Voulkos soon rejected the orthodoxy of technique, utility and form, instead pursuing a range of ideas that were entirely new to the medium. He combined wheel throwing with slab-building, traditional glazes with epoxy paint, figuration with abstraction, and made huge ceramic structures with complex internal engineering. He reimagined the vessel form, breaking down its parts and reconfiguring them into a new visual language. He used color and contrast to disrupt the visual integrity of his objects and built monumental sculptures. His works, sometimes created as part of theatrical demonstrations, reflect an intense physicality as well as a sense of immediacy and improvisation.
This exhibition features thirty-one examples from this crucial body of early work, most of which have not been exhibited on the East Coast for four decades. Also included will be three of the artist's rarely seen works in oil on canvas, which help to demonstrate how Voulkos developed his ideas concurrently in painting, sculpture, and pottery.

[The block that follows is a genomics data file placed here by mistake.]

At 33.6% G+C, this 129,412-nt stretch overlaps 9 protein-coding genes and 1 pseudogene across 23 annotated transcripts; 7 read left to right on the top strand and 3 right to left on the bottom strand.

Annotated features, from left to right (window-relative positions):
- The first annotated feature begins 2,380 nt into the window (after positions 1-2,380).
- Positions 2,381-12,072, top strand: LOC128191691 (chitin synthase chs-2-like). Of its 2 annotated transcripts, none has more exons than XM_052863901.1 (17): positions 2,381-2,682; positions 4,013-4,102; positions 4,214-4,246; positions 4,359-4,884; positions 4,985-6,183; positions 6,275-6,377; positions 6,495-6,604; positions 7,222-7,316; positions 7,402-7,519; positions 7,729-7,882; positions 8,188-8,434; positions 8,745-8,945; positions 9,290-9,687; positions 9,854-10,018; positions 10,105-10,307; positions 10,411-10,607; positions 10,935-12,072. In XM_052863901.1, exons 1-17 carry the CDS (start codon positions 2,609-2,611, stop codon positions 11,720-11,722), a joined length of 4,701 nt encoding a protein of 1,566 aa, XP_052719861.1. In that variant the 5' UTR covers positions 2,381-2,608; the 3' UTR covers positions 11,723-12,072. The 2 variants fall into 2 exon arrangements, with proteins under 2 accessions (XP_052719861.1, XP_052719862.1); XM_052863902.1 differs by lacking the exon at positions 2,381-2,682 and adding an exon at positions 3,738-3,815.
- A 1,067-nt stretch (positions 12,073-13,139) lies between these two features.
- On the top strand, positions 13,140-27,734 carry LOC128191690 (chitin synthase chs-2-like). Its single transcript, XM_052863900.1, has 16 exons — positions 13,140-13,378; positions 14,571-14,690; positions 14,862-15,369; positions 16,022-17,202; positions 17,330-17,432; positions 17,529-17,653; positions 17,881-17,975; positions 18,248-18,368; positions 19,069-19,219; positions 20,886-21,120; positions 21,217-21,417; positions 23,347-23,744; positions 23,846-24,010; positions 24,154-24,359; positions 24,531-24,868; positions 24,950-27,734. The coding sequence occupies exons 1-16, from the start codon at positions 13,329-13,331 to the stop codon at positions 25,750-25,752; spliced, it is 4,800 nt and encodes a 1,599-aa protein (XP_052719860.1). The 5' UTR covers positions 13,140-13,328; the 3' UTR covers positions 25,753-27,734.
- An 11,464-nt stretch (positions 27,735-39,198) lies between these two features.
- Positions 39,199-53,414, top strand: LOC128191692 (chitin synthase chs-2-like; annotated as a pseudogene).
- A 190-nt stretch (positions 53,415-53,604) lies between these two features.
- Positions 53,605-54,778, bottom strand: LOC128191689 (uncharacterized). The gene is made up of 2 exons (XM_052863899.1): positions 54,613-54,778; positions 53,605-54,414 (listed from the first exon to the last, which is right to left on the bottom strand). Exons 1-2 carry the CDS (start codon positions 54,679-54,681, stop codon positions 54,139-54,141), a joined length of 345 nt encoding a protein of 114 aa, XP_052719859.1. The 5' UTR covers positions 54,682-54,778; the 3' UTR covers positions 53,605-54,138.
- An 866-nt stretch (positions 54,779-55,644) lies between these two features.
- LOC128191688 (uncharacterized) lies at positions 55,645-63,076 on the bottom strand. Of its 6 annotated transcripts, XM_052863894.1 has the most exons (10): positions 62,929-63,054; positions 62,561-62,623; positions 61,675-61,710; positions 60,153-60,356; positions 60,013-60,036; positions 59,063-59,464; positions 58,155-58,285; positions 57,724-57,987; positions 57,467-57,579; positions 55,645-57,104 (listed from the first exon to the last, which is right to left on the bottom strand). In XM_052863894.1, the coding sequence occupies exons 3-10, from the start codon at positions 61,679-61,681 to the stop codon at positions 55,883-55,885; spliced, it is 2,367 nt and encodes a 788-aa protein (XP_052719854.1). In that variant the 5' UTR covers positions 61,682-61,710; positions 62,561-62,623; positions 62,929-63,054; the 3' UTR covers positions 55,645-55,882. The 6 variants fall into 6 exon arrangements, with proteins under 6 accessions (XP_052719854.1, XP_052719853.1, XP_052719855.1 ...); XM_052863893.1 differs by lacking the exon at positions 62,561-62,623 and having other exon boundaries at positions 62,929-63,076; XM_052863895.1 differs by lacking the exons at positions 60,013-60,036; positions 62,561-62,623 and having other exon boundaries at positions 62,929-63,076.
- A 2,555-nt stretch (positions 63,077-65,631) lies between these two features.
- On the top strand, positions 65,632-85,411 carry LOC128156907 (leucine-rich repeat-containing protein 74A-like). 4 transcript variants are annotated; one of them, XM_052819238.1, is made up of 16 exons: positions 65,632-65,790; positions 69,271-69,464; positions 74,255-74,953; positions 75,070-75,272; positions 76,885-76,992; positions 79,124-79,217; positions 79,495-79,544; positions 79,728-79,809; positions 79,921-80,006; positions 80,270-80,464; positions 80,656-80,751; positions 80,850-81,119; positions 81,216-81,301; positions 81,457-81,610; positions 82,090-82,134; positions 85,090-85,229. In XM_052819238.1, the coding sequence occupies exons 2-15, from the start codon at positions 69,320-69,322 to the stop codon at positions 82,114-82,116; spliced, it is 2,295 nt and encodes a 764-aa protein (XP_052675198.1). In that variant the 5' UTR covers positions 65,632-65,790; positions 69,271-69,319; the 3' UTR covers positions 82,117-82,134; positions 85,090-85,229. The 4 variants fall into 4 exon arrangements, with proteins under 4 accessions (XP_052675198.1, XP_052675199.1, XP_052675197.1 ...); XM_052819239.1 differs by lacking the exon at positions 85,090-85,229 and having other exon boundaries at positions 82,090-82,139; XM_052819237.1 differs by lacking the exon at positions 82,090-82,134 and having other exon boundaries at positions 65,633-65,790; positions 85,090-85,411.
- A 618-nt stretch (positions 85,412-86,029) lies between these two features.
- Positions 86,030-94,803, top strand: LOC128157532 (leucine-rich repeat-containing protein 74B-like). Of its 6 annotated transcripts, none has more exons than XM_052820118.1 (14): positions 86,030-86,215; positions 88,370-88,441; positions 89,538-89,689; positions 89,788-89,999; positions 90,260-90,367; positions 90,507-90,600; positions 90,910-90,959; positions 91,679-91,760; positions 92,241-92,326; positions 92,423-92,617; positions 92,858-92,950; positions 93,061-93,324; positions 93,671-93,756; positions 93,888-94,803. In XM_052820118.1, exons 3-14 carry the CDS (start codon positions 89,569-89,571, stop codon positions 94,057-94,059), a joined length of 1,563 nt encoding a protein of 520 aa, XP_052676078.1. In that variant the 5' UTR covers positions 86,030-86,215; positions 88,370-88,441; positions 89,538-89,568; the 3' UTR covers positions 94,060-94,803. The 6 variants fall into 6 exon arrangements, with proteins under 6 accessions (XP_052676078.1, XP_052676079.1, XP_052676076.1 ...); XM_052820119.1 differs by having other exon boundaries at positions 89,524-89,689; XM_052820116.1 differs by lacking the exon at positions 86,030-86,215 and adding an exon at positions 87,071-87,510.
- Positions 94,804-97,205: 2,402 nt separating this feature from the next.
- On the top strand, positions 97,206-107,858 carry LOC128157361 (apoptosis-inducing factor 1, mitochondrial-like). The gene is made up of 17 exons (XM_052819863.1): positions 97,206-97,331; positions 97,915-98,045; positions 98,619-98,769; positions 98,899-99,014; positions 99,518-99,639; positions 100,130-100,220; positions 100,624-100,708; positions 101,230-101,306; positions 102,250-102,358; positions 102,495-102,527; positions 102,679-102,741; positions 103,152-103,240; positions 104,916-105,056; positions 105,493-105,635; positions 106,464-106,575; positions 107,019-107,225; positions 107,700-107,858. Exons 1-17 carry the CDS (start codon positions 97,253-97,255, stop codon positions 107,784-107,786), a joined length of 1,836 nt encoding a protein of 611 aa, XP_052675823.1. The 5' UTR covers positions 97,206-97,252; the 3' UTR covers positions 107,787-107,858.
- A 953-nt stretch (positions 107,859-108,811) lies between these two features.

Both the exhibition and accompanying catalogue provide a specific and detailed account of the breakthrough works from Voulkos's vital period of experimentation.
Voulkos: The Breakthrough Years was organized by the Museum of Arts and Design in New York City by Andrew Perchuk, Deputy Director of the Getty Research Institute, and Guest Curator Glenn Adamson, with Assistant Curator Barbara Paris Gifford. Major funding for Voulkos: The Breakthrough Years is provided by the Henry Luce Foundation. This research was supported by a Craft Research Fund grant from The Center for Craft, Creativity & Design, Inc.
The presentation at the Renwick Gallery is made possible by the Elizabeth Broun Curatorial Endowment, the Jack and Marjorie Rachlin Curatorial Endowment, and the James Renwick Alliance.
On the Blog
Eye Level, August 15, 2017, "Peter Voulkos: Breaking with Tradition"
After serving in the U.S. Army Air Force from 1943 to 1946, he entered Montana State College, earning a B.S. degree in 1951 and, the following year, an M.F.A. degree at California College of Arts and Crafts in Oakland.